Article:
Royal visit: HRH Duke of Kent visits South Devon Railway
HRH The Duke of Kent KG will be visiting the SDR on the morning of Thursday 19th March where he will be inspecting the railway’s extensive engineering works and officially opening our new, impressive workshop £200,000 extension.
During his stay, His Royal Highness will meet many of the staff and volunteers who make the SDR tick, ranging from the engineering, running shed, carriage & wagon personnel and footplate crews to station groups, museum and gardens workers, catering and retail staff, and permanent way and cutting back teams.
He will also make a short trip to Staverton on the footplate of a steam loco where he will be shown how the engine works by veteran SDR driver Dave Knowling, believed to be the longest serving steam engineman in the country with 61 continuous years of service.
The loco will haul a three coach train of VIP guests and dignitaries plus SDR and SDR Association directors and officers and, in a direct link with his family’s past, one of the vehicles – first class super saloon King George (named after the then monarch, King George V) No. 9111 – carried HRH’s parents, the Duke and Duchess of Kent, on their honeymoon from Paddington to Birmingham on 29 November 1934.
The full story was described at the time:
The Great Western Railway provided the "Honeymoon Train" which carried the Duke and Duchess of Kent from Paddington to Birmingham on Thursday, November, 29, 1934. The formation of the train was :
• Locomotive No. 6000, "King George V"
• Seventy-foot first-class brake coach
• Seventy-foot first-class corridor coach
• "King George" special coupé saloon
• Seventy-foot first-class brake coach.
The "Honeymoon Train" left Paddington at 4.20 p.m. and arrived at Snow Hill Station, Birmingham, at 6.20 p.m., drawn by the first of the "Kings," for the engine was the one exhibited in the United States at the time of the Baltimore and Ohio Railroad Centenary Exhibition in 1927. It was built at Swindon Works, is 68 ft. 2 in. long over the buffers, and weighs, with the tender, 135 tons 14 cwt.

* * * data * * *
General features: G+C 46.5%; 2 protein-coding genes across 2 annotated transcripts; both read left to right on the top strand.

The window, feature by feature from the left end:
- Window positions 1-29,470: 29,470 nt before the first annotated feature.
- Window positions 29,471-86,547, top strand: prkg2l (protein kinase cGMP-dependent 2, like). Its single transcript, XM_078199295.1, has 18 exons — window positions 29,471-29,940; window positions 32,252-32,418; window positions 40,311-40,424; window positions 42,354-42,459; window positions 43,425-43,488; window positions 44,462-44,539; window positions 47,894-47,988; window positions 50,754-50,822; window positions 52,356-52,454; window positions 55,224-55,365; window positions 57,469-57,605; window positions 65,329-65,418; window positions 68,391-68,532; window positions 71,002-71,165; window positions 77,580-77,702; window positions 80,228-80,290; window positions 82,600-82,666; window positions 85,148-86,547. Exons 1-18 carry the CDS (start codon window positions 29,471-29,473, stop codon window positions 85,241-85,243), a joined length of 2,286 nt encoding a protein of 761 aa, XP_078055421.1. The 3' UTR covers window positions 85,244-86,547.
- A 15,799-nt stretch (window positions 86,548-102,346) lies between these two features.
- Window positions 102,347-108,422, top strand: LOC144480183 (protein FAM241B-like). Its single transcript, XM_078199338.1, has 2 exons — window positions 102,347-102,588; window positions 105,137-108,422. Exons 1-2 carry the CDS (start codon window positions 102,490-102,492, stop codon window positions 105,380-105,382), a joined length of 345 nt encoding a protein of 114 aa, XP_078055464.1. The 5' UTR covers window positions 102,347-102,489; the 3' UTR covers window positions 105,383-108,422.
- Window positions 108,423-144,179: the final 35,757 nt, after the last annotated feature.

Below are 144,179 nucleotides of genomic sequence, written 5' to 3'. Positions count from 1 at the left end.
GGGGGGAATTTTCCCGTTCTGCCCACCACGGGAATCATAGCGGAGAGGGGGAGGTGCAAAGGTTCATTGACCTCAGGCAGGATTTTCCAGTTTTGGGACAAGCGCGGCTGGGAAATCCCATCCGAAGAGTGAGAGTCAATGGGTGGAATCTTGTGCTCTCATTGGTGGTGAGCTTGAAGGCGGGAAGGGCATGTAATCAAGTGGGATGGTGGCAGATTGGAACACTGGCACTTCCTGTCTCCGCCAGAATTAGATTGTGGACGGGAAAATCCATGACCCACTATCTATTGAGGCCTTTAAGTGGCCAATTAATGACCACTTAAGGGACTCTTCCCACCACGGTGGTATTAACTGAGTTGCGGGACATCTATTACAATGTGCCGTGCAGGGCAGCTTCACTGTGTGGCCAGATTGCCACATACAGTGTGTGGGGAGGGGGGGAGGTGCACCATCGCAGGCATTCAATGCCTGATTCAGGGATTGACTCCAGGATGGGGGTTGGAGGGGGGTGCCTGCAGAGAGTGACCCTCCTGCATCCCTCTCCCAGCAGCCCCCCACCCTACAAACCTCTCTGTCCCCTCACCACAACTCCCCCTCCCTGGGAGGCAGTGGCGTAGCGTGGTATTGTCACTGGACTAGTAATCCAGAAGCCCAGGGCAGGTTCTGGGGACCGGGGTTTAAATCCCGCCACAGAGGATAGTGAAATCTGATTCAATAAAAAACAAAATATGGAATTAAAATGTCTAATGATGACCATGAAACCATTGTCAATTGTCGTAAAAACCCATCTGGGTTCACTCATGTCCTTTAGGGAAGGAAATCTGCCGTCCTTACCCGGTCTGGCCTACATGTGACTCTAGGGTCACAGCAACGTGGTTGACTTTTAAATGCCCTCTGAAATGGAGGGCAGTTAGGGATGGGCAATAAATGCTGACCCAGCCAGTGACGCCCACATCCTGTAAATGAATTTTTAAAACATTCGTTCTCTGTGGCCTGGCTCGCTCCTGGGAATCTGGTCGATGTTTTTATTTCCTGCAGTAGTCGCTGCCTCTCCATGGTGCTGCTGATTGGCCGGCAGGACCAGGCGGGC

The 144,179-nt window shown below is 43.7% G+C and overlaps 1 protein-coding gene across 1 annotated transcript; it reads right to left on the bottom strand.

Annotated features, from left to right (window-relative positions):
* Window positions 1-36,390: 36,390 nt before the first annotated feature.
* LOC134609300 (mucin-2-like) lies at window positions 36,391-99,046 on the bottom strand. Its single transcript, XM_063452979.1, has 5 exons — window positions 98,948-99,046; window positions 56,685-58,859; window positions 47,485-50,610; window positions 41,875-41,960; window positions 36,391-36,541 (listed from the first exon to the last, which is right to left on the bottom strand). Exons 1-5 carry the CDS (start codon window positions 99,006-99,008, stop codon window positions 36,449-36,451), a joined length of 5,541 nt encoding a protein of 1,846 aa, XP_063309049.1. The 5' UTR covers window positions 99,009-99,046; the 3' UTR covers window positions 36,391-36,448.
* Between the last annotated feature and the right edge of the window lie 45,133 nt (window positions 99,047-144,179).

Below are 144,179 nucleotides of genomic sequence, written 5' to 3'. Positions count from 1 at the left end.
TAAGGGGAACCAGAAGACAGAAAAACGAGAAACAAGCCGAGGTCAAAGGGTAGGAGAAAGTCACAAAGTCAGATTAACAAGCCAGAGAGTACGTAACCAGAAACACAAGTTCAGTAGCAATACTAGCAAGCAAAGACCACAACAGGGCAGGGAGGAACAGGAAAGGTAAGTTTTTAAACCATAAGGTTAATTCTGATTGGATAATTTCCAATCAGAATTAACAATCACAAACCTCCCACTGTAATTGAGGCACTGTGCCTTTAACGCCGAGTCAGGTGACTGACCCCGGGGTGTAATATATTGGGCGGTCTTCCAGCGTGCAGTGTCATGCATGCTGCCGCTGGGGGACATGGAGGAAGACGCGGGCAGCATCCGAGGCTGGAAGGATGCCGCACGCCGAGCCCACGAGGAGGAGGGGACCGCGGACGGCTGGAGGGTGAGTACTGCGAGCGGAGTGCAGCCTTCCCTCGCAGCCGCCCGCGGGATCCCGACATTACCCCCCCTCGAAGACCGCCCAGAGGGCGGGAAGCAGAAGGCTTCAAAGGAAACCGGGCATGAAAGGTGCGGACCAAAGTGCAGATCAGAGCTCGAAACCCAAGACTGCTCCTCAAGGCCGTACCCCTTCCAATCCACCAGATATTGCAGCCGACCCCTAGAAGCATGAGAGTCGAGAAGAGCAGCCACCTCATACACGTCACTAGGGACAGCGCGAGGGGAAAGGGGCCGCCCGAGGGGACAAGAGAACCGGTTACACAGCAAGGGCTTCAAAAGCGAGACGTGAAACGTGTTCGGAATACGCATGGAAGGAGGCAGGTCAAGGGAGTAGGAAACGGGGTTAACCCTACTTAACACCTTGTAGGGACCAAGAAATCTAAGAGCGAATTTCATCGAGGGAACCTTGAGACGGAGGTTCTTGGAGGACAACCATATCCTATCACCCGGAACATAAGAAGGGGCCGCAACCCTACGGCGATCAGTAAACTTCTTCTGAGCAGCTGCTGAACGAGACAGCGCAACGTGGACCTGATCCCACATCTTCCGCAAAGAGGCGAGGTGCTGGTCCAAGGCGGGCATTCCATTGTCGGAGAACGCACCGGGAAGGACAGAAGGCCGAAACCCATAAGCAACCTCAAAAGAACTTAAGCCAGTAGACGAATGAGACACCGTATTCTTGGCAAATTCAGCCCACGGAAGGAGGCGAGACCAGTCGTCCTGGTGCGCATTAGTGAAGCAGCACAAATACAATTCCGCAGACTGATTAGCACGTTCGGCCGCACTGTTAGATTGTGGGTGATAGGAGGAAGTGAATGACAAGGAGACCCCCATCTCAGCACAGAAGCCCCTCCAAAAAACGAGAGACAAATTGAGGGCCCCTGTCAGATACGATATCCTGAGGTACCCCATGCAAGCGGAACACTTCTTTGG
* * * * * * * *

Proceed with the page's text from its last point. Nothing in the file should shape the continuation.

The coupé saloon, "King George," was one of eight designed and built at Swindon, and named, by permission of the King, after members of the Royal Family. The names of the other seven are "Queen Mary," "Prince of Wales," "Duke of York," "Duke of Gloucester," "Duchess of York," "Princess Mary," and "Princess Elizabeth." These saloons are 60 ft. long and 9 ft. 7 in. wide, as are those of the Cornish Riviera Express—the widest in use in Great Britain. Each car is divided by sliding doors into two sections, seating seventeen and eight passengers respectively, and there is a coupé compartment seating four.
For the "Honeymoon Train" the interior was decorated in autumn tints, the various shades of brown giving an atmosphere of warmth and comfort. The chairs, of the wing type with loose cushions, were upholstered in brown-patterned moquette, and the floor was covered with brown carpets. The saloon was panelled in highly polished natural light walnut veneer, with dark burr walnut pilasters on panels between the deep windows. The ceilings were panelled in flat stippled vellum, and the saloon was lighted by concealed electric lights covered by satin-faced gloss panels in bronze frames fitted flush with the ceiling and end panels of the saloon.
Super Saloon 9111 King George will transport HRH Duke of Kent to Staverton. The coach also formed part of his parents' 'Honeymoon Train'.